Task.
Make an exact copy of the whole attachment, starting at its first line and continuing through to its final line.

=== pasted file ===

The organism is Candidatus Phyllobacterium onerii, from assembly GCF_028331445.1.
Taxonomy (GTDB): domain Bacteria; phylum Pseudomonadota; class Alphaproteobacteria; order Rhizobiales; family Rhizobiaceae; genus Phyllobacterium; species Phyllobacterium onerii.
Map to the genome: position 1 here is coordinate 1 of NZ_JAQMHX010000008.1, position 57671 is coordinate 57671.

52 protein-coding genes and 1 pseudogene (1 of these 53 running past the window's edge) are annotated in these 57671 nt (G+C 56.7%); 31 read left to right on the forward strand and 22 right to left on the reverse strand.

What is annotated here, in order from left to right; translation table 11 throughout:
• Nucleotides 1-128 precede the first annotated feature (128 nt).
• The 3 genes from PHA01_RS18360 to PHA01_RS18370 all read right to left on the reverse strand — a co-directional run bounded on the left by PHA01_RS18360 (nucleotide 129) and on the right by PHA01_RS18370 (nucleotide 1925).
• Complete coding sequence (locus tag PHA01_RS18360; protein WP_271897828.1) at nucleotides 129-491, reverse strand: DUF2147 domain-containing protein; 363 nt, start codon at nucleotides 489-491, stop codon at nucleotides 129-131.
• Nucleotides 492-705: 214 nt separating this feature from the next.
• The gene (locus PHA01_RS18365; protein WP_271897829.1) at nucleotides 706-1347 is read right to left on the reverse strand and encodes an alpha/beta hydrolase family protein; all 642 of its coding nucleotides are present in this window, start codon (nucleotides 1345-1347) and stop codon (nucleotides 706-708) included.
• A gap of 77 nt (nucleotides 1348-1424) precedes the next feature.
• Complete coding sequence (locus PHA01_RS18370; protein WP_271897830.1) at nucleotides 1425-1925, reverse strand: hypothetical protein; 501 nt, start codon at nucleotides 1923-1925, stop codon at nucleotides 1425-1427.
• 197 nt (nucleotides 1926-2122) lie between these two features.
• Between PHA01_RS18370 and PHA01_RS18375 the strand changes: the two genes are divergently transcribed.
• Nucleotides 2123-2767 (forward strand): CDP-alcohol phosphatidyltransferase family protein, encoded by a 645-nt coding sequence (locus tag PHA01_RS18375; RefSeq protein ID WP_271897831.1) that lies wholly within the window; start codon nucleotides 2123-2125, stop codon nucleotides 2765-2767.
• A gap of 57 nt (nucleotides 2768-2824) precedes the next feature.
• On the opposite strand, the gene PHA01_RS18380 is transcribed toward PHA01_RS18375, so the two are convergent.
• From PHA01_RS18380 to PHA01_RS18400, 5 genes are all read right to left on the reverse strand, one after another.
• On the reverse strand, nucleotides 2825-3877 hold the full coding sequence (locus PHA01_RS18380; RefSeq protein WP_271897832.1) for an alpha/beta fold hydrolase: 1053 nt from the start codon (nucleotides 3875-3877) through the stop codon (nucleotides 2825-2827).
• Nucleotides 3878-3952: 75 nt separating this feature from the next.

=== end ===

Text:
The organism is Candidatus Phyllobacterium onerii, from assembly GCF_028331445.1.
Taxonomy (GTDB): domain Bacteria; phylum Pseudomonadota; class Alphaproteobacteria; order Rhizobiales; family Rhizobiaceae; genus Phyllobacterium; species Phyllobacterium onerii.
Map to the genome: position 1 here is coordinate 1 of NZ_JAQMHX010000008.1, position 57671 is coordinate 57671.

52 protein-coding genes and 1 pseudogene (1 of these 53 running past the window's edge) are annotated in these 57671 nt (G+C 56.7%); 31 read left to right on the forward strand and 22 right to left on the reverse strand.

What is annotated here, in order from left to right; translation table 11 throughout:
• Nucleotides 1-128 precede the first annotated feature (128 nt).
• The 3 genes from PHA01_RS18360 to PHA01_RS18370 all read right to left on the reverse strand — a co-directional run bounded on the left by PHA01_RS18360 (nucleotide 129) and on the right by PHA01_RS18370 (nucleotide 1925).
• Complete coding sequence (locus tag PHA01_RS18360; protein WP_271897828.1) at nucleotides 129-491, reverse strand: DUF2147 domain-containing protein; 363 nt, start codon at nucleotides 489-491, stop codon at nucleotides 129-131.
• Nucleotides 492-705: 214 nt separating this feature from the next.
• The gene (locus PHA01_RS18365; protein WP_271897829.1) at nucleotides 706-1347 is read right to left on the reverse strand and encodes an alpha/beta hydrolase family protein; all 642 of its coding nucleotides are present in this window, start codon (nucleotides 1345-1347) and stop codon (nucleotides 706-708) included.
• A gap of 77 nt (nucleotides 1348-1424) precedes the next feature.
• Complete coding sequence (locus PHA01_RS18370; protein WP_271897830.1) at nucleotides 1425-1925, reverse strand: hypothetical protein; 501 nt, start codon at nucleotides 1923-1925, stop codon at nucleotides 1425-1427.
• 197 nt (nucleotides 1926-2122) lie between these two features.
• Between PHA01_RS18370 and PHA01_RS18375 the strand changes: the two genes are divergently transcribed.
• Nucleotides 2123-2767 (forward strand): CDP-alcohol phosphatidyltransferase family protein, encoded by a 645-nt coding sequence (locus tag PHA01_RS18375; RefSeq protein ID WP_271897831.1) that lies wholly within the window; start codon nucleotides 2123-2125, stop codon nucleotides 2765-2767.
• A gap of 57 nt (nucleotides 2768-2824) precedes the next feature.
• On the opposite strand, the gene PHA01_RS18380 is transcribed toward PHA01_RS18375, so the two are convergent.
• From PHA01_RS18380 to PHA01_RS18400, 5 genes are all read right to left on the reverse strand, one after another.
• On the reverse strand, nucleotides 2825-3877 hold the full coding sequence (locus PHA01_RS18380; RefSeq protein WP_271897832.1) for an alpha/beta fold hydrolase: 1053 nt from the start codon (nucleotides 3875-3877) through the stop codon (nucleotides 2825-2827).
• Nucleotides 3878-3952: 75 nt separating this feature from the next.